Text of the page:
Green’s Dictionary of Slang

snake n.1

[fig. use of SE snake, f. its perceived characteristics]

1. [mid-19C+] (also snako) an unreliable, deceptive person [note Urqhart (trans. of Gargantua & Pantagruel, 1653): ‘Cursed snakes, dissembling varlets, seeming sancts / Slipshop caffards, beggars pretending wants’; Nares, Glossary (1822), defines it as ‘a term of reproach, equivalent to a wretch, a poor creature’].

2. [1950s+] (US gang) a spy.

3. [1960s] (US campus) a promiscuous or ugly young woman; thus snakepit, a gathering of such women.

4. [1970s] (US black) a homosexual, whether male or female.

5. [1970s+] (US campus) someone who steals something, particularly someone else’s date.

6. see little snakesman under little adj.

7. see snake charmer

In phrases

fatten frogs for snakes (v.) (also ...to feed snakes)

1. [mid-19C-1950s] to prepare a victim (including oneself) for exploitation by a criminal or trickster; thus to encourage lazy or criminal individuals.

2. [1950s] (US) used as a non-commital answer to an unwanted question.

SE in slang uses

In compounds

snakebit/bite/bitten

see separate entries.

snake charmer (n.) [late 19C+]

1. (Aus., Western, also snake) a railway plate-layer [the supposed similarity of twisted rails to snakes].

2. (US) an oboe [the image of a snake-charmer luring a snake by playing a flute-like instrument].

snake eyes (n.)

see separate entries.

snake gully (n.) [Snake Gully was the location of the long-running radio serial Dad and Dave]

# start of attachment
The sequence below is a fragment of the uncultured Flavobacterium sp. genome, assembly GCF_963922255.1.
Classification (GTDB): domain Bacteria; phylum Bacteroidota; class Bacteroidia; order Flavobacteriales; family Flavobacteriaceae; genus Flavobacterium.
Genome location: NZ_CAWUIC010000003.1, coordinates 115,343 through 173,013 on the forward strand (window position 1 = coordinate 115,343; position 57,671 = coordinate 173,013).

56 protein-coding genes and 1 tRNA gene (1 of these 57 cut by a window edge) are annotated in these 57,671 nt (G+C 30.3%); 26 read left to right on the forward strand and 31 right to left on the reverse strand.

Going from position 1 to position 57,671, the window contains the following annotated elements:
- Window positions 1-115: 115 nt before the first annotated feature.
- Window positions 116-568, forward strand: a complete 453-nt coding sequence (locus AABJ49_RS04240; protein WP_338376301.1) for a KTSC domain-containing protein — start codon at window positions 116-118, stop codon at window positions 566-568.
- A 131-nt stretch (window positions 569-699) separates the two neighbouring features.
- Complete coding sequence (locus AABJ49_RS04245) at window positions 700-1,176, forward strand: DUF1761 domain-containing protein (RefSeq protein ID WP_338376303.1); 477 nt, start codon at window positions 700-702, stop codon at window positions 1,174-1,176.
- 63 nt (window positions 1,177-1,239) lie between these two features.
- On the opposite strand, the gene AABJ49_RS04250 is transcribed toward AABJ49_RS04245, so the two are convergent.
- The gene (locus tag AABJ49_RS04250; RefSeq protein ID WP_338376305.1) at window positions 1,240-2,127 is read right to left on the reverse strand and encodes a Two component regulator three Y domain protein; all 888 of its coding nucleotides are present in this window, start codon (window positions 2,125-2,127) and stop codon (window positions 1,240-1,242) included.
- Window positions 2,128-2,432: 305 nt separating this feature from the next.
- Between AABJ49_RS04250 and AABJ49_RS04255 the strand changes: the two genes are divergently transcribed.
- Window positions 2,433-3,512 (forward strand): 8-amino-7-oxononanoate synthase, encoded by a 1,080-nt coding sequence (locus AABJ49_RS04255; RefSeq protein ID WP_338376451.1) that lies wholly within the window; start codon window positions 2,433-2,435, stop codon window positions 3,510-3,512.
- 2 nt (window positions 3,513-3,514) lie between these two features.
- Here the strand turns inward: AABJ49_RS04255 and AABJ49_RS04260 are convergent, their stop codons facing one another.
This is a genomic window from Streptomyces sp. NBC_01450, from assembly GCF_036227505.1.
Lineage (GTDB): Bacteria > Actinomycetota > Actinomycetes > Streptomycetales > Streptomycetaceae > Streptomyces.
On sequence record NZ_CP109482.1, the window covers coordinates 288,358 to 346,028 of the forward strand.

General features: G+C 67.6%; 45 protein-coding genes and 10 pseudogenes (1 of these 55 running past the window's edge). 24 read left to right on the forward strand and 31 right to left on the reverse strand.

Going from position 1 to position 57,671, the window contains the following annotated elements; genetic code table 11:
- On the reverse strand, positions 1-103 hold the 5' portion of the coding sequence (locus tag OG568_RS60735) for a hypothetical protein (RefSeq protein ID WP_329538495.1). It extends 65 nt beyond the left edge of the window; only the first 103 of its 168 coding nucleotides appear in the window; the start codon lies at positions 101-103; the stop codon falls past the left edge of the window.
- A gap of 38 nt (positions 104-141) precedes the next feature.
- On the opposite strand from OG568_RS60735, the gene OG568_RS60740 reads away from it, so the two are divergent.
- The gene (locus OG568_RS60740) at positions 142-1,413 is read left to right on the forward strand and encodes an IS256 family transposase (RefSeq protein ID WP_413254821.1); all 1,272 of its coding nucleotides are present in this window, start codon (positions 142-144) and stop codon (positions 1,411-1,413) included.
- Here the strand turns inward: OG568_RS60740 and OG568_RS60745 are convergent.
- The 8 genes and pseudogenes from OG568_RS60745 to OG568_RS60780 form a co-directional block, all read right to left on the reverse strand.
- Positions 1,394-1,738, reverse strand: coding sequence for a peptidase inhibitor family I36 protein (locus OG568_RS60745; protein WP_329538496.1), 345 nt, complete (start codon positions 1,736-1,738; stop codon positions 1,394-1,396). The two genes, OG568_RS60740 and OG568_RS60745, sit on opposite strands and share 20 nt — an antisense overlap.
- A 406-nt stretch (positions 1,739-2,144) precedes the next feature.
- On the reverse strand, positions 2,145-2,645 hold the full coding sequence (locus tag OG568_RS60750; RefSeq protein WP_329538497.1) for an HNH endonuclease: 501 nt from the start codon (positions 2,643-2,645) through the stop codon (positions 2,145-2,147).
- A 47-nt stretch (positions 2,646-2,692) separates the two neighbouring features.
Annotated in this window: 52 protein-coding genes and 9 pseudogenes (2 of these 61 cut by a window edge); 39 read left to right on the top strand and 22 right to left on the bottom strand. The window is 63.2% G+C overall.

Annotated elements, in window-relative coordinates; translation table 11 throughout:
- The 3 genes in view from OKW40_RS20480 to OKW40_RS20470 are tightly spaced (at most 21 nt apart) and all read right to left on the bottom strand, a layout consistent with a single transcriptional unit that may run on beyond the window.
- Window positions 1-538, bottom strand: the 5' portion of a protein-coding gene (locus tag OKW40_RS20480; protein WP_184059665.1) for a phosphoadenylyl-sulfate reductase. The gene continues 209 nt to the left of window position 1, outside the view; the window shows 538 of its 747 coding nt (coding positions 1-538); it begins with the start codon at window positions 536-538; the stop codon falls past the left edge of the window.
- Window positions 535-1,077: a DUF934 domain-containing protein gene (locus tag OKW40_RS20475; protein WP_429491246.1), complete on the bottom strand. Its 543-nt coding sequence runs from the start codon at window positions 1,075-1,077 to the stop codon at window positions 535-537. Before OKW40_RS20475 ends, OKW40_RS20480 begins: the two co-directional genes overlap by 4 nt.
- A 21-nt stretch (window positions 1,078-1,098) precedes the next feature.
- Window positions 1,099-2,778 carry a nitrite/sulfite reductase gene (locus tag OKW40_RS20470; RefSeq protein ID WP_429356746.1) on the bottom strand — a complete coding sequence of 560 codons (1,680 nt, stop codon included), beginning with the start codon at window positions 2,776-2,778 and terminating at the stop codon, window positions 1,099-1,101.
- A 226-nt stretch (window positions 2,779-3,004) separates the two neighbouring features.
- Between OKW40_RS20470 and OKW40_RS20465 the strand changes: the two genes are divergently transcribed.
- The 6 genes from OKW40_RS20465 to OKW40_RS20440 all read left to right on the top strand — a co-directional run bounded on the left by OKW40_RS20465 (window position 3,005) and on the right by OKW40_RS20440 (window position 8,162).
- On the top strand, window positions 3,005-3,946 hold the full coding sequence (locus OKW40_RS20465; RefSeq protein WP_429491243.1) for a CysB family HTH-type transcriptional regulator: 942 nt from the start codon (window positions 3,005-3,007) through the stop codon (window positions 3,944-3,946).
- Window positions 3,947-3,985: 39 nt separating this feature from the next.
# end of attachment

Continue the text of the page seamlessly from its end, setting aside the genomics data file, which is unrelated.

[1940s+] (Aus.) an imaginary place that is a byword for backwardness and remoteness; also attrib.

snake-headed (adj.) [the negative image of the reptile]

1. [early 19C] (UK Und.) quickwitted.

2. [1900s–40s] (Aus.) testy, irritated.

snake juice (n.) (also snaik-juice) [juice n.1 (3d)]

[late 19C+] (orig. Aus.) any form of liquor, esp. when cheap and potent; thus snake-juicer, a drinker of such liquor.

snake poison (n.) (also snake medicine) [var. on snake juice ]

[late 19C–1940s] (Aus./US) whisky; also attrib.

snake room (n.) (also snake ranch)

1. [1920s–30s] (US) a bar, esp. when full of drunkards.

2. [1940s] (US) a room hired for a party.

snake’s house (n.)

see separate entry.

snakesman (n.)

[late 18C–19C] a member of a gang of thieves who is sufficiently small and lithe to enter buildings through any narrow entrance that would otherwise be impassable; once within they unlock a main door through which all can pass.

snake’s piss (n.)

[1960s–70s] (Aus.) beer.

snake tart (n.) [joc. resemblance]

[mid-19C–1900s] eel pie.

snake yarn (n.) [lit. or fig. involving snakes]

[late 19C+] (Aus.) a fantastical tale, a ‘tall story’.

In phrases

above snakes (adj.) [‘a snake’s eye view’ of life above ground] [mid-19C] (US)

1. tall.

2. above the ground.

could crawl under a snake’s belly

[1920s+] (orig. Aus.) acting immorally and without the least ethics; usu. with ext., e.g. could crawl under a snake’s belly with a top hat on/whilst wearing a top hat/with stilts on/could crawl under a snake with a high silk hat on/could walk under a snake wearing a silk hat.

give someone a snake (v.)

[late 19C–1920s] to annoy, to irritate.

kill a snake (v.) [the act of urinating in the bush; note also snake n.3 ]

[20C+] to absent oneself from a group, e.g. to urinate.

snake off (v.) (also snake out) [the reptile’s characteristic movement]

[1910s+] (orig. Aus.) to slip off, to depart stealthily.

snake out (v.) [the hunting of deadly snakes]

[early–mid-19C] (US) to hunt down, to pursue.

snakes in one’s/the boots (n.)

see snakes n.

wake snakes (v.)

[mid–late 19C] (US) to drive to utmost fury, to start moving; also as adj., fast, intense.

In exclamations

snakes alive!

see separate entry.

snakes and sawdust!

see separate entry.